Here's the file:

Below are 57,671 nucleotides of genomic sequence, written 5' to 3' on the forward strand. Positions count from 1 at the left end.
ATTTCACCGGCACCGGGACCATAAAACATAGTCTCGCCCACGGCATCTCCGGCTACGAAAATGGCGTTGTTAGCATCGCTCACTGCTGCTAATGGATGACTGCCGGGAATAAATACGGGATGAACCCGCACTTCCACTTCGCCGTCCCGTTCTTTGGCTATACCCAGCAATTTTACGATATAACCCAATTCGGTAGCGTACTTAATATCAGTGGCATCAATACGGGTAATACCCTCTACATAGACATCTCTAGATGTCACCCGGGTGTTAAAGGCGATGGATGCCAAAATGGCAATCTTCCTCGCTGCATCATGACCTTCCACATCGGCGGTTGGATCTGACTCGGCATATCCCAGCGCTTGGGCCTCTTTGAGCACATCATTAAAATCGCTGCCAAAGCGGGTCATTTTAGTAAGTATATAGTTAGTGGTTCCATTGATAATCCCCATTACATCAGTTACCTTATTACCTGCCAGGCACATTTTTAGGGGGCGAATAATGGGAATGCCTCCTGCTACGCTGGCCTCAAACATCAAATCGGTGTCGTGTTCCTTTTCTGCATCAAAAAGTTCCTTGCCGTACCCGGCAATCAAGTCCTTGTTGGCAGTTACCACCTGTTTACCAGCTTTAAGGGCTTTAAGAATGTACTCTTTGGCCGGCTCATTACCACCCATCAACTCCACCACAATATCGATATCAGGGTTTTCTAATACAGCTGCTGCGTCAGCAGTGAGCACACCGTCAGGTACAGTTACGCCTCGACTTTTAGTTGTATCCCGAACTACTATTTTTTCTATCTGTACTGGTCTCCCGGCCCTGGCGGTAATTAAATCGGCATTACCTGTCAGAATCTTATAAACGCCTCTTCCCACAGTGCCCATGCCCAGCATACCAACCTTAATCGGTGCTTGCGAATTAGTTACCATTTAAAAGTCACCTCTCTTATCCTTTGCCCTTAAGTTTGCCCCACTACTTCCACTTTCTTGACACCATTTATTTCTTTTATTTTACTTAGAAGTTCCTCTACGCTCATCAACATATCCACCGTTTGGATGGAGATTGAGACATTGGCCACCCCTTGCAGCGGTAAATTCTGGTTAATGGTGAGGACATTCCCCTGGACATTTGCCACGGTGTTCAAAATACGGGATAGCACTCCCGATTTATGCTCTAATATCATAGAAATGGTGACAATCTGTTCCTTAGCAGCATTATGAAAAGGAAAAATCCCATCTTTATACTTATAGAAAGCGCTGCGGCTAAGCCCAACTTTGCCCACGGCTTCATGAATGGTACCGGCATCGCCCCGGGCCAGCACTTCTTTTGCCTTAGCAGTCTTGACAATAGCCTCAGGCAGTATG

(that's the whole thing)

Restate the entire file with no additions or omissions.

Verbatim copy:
Below are 57,671 nucleotides of genomic sequence, written 5' to 3' on the forward strand. Positions count from 1 at the left end.
ATTTCACCGGCACCGGGACCATAAAACATAGTCTCGCCCACGGCATCTCCGGCTACGAAAATGGCGTTGTTAGCATCGCTCACTGCTGCTAATGGATGACTGCCGGGAATAAATACGGGATGAACCCGCACTTCCACTTCGCCGTCCCGTTCTTTGGCTATACCCAGCAATTTTACGATATAACCCAATTCGGTAGCGTACTTAATATCAGTGGCATCAATACGGGTAATACCCTCTACATAGACATCTCTAGATGTCACCCGGGTGTTAAAGGCGATGGATGCCAAAATGGCAATCTTCCTCGCTGCATCATGACCTTCCACATCGGCGGTTGGATCTGACTCGGCATATCCCAGCGCTTGGGCCTCTTTGAGCACATCATTAAAATCGCTGCCAAAGCGGGTCATTTTAGTAAGTATATAGTTAGTGGTTCCATTGATAATCCCCATTACATCAGTTACCTTATTACCTGCCAGGCACATTTTTAGGGGGCGAATAATGGGAATGCCTCCTGCTACGCTGGCCTCAAACATCAAATCGGTGTCGTGTTCCTTTTCTGCATCAAAAAGTTCCTTGCCGTACCCGGCAATCAAGTCCTTGTTGGCAGTTACCACCTGTTTACCAGCTTTAAGGGCTTTAAGAATGTACTCTTTGGCCGGCTCATTACCACCCATCAACTCCACCACAATATCGATATCAGGGTTTTCTAATACAGCTGCTGCGTCAGCAGTGAGCACACCGTCAGGTACAGTTACGCCTCGACTTTTAGTTGTATCCCGAACTACTATTTTTTCTATCTGTACTGGTCTCCCGGCCCTGGCGGTAATTAAATCGGCATTACCTGTCAGAATCTTATAAACGCCTCTTCCCACAGTGCCCATGCCCAGCATACCAACCTTAATCGGTGCTTGCGAATTAGTTACCATTTAAAAGTCACCTCTCTTATCCTTTGCCCTTAAGTTTGCCCCACTACTTCCACTTTCTTGACACCATTTATTTCTTTTATTTTACTTAGAAGTTCCTCTACGCTCATCAACATATCCACCGTTTGGATGGAGATTGAGACATTGGCCACCCCTTGCAGCGGTAAATTCTGGTTAATGGTGAGGACATTCCCCTGGACATTTGCCACGGTGTTCAAAATACGGGATAGCACTCCCGATTTATGCTCTAATATCATAGAAATGGTGACAATCTGTTCCTTAGCAGCATTATGAAAAGGAAAAATCCCATCTTTATACTTATAGAAAGCGCTGCGGCTAAGCCCAACTTTGCCCACGGCTTCATGAATGGTACCGGCATCGCCCCGGGCCAGCACTTCTTTTGCCTTAGCAGTCTTGACAATAGCCTCAGGCAGTATG